Fair use still possible, but not for Google
The appellate judges state that they are not dismissing the possibility of a fair use defense in any case involving the copying of computer code. But they find Google's usage of Oracle's Java APIs falls short of the requirements under the law.
In a statement emailed to The Register, J. Michael Keyes, a partner at law firm Dorsey & Whitney who focuses on intellectual property law, said the decision has huge implications if it stands.
"One of the key arguments Google made was that using the [Java] API packages for cellphones was 'transformative' for purposes of fair use," said Keyes.
"The appellate court rejected that. What this means is that simply porting the work (even a small portion of it) to a new platform or medium doesn’t mean you are transforming the underlying work. The old adage that 'the medium is the message' doesn’t necessarily fly in the context of fair use."
Part of Google's defense was that the 11,500 lines of copied code were insignificant compared to the millions of lines of code in Android. The appeals court rejected that by asserting the quality and importance of the copied portion must be considered alongside the quantity.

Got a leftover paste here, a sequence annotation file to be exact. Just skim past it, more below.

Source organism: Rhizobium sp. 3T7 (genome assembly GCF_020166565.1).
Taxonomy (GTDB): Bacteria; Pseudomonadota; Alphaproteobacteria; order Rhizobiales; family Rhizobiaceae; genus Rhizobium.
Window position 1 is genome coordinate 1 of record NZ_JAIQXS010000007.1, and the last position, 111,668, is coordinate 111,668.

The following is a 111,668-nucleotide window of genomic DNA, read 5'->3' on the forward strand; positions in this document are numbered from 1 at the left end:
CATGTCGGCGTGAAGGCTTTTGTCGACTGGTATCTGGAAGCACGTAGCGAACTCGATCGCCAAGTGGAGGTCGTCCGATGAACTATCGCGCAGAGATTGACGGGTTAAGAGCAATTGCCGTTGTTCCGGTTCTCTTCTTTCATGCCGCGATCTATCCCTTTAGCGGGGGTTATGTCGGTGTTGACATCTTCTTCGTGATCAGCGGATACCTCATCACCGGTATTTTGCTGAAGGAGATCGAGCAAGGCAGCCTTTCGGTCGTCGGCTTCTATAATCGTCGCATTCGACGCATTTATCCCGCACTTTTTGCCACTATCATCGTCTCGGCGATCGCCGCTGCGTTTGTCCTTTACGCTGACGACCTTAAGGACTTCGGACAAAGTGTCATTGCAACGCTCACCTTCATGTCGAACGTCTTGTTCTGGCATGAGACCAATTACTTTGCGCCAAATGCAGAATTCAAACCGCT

"The Court held that no reasonable jury could have considered the copying 'qualitatively insignificant,'" said Keyes. "That’s a pretty bold statement for an appellate court to pronounce, which means future litigants need to focus like a laser on how important the copied portion was relative to the greater whole."
Oracle predictably expressed satisfaction at the decision.
"The Federal Circuit's opinion upholds fundamental principles of copyright law and makes clear that Google violated the law," said Dorian Daley, EVP and general counsel at Oracle, in an emailed statement. "This decision protects creators and consumers from the unlawful abuse of their rights."
Still up for a rumble?
Google hasn't yet decided whether it will challenge the ruling.
“We are disappointed the court reversed the jury finding that Java is open and free for everyone," Google spokesperson Patrick Lenihan said in a statement emailed to The Register. "This type of ruling will make apps and online services more expensive for users. We are considering our options.”